Vatican voices caution on charge of ‘false mysticism’ in cases such as Rupnik

(Crux. Elise Ann Allen).

Argentine Cardinal Víctor Manuel Fernández, the Vatican’s doctrine czar, has said that despite the broad use of alleged spiritual or mystical experiences to commit and justify abuse in the church, disputes over terminology can muddle prosecution. His perspective may have implications for efforts to prosecute some of the most high-profile and contentious abuse cases today, including the case of Slovenian ex-Jesuit Father Marko Rupnik, who stands accused of multiple acts of abuse against dozens of adult women, mostly nuns, stretching over more than 30 years.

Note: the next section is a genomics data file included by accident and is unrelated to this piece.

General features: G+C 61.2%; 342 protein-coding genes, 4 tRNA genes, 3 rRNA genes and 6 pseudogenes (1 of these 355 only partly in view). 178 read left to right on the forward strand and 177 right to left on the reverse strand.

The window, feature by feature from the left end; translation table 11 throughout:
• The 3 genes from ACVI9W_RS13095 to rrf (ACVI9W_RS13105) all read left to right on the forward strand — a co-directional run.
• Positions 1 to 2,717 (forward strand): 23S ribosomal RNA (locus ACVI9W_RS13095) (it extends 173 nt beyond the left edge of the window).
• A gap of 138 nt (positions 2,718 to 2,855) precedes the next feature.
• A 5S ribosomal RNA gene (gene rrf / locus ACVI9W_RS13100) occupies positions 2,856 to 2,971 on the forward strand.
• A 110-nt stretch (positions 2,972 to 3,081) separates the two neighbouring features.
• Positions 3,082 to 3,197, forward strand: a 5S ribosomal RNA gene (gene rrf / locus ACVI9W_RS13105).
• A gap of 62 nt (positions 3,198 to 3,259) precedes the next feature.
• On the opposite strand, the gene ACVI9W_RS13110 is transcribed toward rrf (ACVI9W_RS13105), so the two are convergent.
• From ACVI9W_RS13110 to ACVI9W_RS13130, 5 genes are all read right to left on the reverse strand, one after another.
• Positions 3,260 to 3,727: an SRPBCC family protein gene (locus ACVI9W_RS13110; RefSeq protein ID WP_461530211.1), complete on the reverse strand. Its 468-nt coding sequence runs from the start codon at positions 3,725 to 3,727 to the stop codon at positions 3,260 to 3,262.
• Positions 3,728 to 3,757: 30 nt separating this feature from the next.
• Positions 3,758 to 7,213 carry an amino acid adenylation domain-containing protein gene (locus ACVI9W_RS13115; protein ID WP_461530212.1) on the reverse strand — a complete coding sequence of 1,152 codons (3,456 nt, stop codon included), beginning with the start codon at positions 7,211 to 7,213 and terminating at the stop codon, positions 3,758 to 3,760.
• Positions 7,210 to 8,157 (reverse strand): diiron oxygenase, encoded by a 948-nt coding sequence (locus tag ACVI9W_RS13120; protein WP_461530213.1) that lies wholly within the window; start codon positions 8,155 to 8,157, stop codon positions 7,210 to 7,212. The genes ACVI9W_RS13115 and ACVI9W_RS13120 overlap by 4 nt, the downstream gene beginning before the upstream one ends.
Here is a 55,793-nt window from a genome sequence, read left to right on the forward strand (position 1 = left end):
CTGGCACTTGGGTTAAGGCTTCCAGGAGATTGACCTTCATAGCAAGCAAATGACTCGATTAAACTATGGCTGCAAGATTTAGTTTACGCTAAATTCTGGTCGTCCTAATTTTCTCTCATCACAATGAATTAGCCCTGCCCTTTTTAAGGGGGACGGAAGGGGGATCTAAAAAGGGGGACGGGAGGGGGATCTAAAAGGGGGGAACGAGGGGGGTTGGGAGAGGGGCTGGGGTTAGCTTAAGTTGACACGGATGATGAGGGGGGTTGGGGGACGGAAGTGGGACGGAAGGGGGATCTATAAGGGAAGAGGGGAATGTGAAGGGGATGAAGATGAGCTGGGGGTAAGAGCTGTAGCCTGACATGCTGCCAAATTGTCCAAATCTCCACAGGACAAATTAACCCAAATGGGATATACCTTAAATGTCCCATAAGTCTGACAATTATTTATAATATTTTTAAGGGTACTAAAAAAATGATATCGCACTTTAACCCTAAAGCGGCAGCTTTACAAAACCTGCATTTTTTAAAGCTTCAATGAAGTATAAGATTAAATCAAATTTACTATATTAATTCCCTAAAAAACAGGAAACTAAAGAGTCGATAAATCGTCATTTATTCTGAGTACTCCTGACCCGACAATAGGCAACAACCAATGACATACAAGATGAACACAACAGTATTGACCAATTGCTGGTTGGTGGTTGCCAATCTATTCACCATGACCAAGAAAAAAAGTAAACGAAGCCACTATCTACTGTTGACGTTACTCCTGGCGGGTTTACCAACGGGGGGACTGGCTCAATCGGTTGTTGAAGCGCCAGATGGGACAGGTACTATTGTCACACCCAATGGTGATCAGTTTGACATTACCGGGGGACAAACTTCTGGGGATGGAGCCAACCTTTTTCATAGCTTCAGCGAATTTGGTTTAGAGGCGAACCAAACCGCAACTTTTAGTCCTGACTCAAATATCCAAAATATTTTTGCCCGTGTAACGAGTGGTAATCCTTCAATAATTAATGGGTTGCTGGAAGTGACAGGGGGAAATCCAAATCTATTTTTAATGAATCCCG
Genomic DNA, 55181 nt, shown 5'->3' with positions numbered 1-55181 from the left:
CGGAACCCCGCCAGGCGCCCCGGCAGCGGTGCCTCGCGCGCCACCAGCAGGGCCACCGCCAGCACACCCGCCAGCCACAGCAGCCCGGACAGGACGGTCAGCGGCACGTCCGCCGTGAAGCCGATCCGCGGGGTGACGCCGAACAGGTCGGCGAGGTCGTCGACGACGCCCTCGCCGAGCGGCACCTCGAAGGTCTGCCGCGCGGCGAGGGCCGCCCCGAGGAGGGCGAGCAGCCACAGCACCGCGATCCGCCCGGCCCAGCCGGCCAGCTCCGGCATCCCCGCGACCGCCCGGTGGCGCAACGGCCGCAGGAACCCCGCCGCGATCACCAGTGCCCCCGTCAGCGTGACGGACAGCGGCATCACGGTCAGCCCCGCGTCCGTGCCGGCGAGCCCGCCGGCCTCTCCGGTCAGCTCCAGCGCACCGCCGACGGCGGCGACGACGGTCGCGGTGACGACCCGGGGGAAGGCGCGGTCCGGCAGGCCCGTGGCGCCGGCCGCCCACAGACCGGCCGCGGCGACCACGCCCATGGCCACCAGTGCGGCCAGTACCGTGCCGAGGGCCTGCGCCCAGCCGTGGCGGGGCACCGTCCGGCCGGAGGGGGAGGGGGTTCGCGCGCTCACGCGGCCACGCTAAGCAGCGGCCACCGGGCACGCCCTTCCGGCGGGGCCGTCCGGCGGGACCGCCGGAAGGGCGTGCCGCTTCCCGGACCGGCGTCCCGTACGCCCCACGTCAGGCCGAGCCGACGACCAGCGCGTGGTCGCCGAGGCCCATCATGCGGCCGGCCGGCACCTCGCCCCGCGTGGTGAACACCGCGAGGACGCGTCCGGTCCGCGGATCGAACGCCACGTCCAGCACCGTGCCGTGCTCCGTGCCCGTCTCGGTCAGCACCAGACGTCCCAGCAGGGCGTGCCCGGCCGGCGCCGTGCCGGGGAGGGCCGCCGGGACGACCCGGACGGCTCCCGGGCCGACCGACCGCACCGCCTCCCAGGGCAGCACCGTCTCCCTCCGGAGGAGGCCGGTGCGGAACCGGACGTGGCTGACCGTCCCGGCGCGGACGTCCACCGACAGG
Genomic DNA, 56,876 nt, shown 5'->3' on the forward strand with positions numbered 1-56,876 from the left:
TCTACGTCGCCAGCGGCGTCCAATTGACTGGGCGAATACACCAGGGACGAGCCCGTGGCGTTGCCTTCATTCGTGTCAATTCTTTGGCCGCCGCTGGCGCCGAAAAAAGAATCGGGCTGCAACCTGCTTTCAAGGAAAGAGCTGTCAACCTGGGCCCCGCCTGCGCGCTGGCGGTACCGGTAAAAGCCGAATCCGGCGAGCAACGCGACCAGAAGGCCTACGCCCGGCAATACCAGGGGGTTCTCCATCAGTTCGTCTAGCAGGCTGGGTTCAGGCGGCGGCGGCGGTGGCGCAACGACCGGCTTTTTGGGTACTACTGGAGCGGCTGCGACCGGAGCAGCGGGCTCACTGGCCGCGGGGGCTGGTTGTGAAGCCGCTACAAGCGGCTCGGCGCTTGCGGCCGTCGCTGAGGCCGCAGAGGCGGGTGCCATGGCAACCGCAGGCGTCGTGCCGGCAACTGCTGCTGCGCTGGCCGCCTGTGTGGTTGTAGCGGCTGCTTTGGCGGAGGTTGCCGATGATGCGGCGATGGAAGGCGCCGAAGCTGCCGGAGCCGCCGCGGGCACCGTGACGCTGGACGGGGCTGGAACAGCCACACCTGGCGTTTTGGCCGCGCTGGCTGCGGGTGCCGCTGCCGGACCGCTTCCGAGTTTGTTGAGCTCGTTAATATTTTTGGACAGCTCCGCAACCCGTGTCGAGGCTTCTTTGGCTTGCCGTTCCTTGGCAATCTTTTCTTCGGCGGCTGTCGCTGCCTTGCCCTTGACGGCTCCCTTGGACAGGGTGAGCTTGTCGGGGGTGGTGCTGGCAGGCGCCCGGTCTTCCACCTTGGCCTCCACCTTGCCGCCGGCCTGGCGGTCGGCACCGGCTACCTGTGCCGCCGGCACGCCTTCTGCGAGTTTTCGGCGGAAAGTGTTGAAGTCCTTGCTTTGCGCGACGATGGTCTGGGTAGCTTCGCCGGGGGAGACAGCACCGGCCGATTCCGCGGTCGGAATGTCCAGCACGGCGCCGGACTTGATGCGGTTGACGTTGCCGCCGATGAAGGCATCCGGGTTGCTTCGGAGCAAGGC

Speaking to journalists during a May 17 press conference presenting new norms for evaluating the authenticity of Marian apparitions or other spiritual phenomena, Fernández was asked about what is sometimes described as “false mysticism” in abuse cases. Prefect of the Vatican’s Dicastery for the Doctrine of the Faith (DDF), Fernández replied, “When we speak of false mysticism, we must be careful…false mysticism is used a lot and in a lot of different ways.”

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